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Discussing the future of urbanization in the second edition of a biannual publication

by Nadine Botha
on 04 June 2012
CityscSapes1.jpg CityScapes2.jpg

What is a world-class city? This is the question that leads the second issue of the new urban-focused magazine Cityscapes, published by the University of Cape Town's African Centre for Cities. The center's director and consulting editor of the magazine, Edgar Pieterse, features prominently in Gary Hustwit's recent documentary Urbanized which explores city design and planning, as well as the fate of the Olympic city once the games are gone.

The notion of the city as a subject of design has come up in recent conversation once again—besides Urbanized, last year also saw the Cooper-Hewitt Museum's second "Design with the Other 90%" exhibition, this time themed on cities. Meanwhile the World Design Capital biennale celebrating urban regeneration through design is also growing in profile, this year hosted by Helsinki.


Most of these initiatives brandish the fact that more than half of the world's 7 billion people now live in cities, and that the world population is predicted to reach 9 billion by the year 2050—80% of whom will be living in cities. However, what's not been talked about as much is the prediction that 97% of that 2 billion will be born in the developing countries of Africa, Asia and Latin America.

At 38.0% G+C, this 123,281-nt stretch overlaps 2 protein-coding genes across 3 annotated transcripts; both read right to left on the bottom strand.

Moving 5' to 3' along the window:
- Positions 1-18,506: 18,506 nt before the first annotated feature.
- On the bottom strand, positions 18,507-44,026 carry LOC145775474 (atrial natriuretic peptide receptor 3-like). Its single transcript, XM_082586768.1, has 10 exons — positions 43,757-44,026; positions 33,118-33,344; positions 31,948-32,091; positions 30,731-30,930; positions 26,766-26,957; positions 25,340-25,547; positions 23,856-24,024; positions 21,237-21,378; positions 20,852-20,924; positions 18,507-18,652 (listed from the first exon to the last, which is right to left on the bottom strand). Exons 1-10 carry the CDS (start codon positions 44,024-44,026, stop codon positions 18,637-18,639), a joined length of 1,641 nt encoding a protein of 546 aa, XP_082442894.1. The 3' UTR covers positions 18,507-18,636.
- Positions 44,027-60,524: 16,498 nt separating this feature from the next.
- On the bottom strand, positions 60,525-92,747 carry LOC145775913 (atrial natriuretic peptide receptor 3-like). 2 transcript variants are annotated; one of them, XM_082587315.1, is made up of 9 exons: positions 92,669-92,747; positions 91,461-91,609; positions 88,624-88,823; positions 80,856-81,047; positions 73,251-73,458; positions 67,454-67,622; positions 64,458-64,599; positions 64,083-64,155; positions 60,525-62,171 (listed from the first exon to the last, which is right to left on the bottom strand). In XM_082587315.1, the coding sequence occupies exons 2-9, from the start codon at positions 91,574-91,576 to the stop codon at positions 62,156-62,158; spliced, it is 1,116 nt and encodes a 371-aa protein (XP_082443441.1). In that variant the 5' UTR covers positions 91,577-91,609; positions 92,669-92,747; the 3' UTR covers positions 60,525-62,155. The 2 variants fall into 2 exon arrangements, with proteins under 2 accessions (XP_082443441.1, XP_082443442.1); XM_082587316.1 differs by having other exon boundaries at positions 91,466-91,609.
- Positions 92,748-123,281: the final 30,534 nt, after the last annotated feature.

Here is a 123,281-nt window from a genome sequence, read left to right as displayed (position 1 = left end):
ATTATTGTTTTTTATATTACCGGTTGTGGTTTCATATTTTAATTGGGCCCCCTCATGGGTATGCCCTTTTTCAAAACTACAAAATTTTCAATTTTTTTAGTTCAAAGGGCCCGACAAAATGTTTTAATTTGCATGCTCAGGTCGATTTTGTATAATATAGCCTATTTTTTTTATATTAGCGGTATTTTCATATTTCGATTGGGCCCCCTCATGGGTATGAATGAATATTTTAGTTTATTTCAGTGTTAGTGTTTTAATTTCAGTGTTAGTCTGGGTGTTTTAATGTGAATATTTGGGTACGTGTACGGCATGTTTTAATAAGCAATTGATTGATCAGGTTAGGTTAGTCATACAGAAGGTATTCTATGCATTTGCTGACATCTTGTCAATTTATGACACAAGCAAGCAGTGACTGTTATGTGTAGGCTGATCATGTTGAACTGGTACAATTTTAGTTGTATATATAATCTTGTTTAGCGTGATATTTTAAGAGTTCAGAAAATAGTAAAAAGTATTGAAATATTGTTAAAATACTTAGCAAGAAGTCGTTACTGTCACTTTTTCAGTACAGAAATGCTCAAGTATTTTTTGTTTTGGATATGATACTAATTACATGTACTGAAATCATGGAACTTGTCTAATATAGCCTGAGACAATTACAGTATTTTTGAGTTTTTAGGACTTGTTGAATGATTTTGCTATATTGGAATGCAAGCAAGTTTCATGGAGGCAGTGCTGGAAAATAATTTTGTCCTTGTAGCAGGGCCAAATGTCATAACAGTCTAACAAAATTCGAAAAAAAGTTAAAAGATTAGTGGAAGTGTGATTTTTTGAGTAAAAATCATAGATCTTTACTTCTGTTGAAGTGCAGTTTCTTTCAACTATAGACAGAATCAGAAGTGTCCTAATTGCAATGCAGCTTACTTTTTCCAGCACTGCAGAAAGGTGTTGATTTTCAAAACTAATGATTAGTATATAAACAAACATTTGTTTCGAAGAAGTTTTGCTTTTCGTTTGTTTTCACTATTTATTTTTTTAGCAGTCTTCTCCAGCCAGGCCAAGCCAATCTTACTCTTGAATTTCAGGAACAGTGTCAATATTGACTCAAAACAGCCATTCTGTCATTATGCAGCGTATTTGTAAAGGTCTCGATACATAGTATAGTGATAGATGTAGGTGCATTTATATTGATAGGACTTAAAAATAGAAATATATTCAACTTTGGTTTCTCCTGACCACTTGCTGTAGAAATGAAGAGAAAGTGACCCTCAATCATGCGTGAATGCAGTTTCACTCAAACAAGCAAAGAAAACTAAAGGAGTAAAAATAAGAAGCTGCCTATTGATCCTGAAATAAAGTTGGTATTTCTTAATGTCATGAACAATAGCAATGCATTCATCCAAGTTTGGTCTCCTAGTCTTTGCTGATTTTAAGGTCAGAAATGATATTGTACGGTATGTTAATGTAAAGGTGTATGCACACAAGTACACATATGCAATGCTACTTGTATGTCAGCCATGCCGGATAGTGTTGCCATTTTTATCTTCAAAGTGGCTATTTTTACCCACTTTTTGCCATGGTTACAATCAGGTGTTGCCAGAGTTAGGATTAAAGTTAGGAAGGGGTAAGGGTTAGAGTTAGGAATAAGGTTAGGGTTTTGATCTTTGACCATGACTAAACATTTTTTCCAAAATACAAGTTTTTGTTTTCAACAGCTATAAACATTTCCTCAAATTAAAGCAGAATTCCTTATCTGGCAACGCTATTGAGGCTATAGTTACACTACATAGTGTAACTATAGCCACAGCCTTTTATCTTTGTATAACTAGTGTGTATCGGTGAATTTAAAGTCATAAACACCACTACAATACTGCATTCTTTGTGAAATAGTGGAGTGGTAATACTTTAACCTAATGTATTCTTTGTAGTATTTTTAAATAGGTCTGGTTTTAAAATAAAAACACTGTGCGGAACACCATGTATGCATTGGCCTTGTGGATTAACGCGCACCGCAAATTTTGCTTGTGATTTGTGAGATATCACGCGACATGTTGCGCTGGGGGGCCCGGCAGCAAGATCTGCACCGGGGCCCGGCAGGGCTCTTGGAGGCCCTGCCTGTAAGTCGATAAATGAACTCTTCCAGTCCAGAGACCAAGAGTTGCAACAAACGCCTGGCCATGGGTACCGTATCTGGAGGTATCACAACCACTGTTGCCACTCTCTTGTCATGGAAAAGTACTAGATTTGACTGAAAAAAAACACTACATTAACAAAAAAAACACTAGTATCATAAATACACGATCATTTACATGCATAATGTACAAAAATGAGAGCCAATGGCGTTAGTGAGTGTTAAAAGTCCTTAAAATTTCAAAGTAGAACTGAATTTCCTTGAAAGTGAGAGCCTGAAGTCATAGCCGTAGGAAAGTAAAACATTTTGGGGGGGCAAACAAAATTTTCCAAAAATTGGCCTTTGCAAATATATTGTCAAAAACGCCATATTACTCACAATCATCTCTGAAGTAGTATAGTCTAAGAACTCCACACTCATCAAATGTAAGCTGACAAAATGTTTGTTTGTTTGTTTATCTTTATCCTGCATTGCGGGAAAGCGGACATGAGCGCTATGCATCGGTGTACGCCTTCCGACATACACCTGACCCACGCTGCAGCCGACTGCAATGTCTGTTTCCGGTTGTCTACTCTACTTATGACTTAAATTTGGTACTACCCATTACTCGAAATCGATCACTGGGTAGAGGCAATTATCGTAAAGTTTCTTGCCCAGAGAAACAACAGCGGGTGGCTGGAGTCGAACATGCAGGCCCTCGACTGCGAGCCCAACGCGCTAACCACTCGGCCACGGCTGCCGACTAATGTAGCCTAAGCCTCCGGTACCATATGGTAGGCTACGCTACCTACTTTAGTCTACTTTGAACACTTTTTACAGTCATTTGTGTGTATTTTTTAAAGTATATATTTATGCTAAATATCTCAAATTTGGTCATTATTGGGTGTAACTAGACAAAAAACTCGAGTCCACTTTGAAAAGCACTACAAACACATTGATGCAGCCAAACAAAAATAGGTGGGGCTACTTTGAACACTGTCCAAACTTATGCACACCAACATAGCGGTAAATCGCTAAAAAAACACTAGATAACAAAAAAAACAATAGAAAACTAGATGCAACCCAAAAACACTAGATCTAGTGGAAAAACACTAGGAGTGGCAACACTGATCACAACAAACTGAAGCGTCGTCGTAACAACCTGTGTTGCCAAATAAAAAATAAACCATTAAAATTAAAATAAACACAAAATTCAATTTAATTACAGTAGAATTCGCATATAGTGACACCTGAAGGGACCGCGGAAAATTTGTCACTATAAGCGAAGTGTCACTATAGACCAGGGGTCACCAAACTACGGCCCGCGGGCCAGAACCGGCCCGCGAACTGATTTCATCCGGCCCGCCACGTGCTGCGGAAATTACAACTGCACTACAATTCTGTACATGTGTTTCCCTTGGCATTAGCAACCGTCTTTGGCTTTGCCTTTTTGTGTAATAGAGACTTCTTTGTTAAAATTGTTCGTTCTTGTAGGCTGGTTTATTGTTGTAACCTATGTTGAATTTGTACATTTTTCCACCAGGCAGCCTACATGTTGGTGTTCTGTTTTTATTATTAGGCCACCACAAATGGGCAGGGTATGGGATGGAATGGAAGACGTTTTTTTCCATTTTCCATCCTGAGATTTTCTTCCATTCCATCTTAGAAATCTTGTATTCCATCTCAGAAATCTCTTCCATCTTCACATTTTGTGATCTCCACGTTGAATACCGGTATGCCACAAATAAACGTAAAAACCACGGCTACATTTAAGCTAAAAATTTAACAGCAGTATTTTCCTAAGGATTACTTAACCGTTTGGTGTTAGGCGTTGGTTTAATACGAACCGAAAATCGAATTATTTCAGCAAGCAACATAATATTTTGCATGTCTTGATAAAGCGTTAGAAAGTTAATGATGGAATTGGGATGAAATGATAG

This "Global South" is what the Cityscapes magazine concerns itself with, while discussing why the question of a "world-class city" is relevant. Are the exponential growth rates of the BRICS (Brazil, Russia, India, China and South Africa) going to result in blind urban mimicking of the aspirational qualities of "world-class" Western cities without pause for redesign and improvement?

Co-edited by Sean O'Toole and Tau Tavengwa, the team behind the heyday of the Art South Africa quarterly, the magazine doesn't simply rely on design to answer the question, but looks to academia, art, philosophy, music, photography and on-the-ground reporting to paint a comprehensive picture. At the same time, its application of a design lens to unlikely bureaucratic subjects gives the publication a refreshing, totally unique angle.


The result has been described as Africa's answer to Monocle, something of a gritty, pensive, self-aware, counter-revolutionary alter ego of the British "city porn" Bible. As the magazine's designer Tavengwa has applied a design-style sheet that balances sophistication and earthiness, which is rumored to have brought in fan mail from Rahul Mehrotra, the head of Harvard Graduate School of Design.


The first edition is completely sold out, but the second issue is currently available from the African Centre for Cities (contact them through their website to receive a print copy). Content includes design reports on the "world-class" development of Johannesburg and Bangalore, and an interview with the mayor of the most dangerous city in the world, Mogadishu. Contributors include Kenyan author Binyavanga Wainaina, Kerwin Datu, editor-in-chief of The Global Urbanist, narrative journalist Kevin Bloom and Congolese filmmaker Djo Tunda wa Munga.

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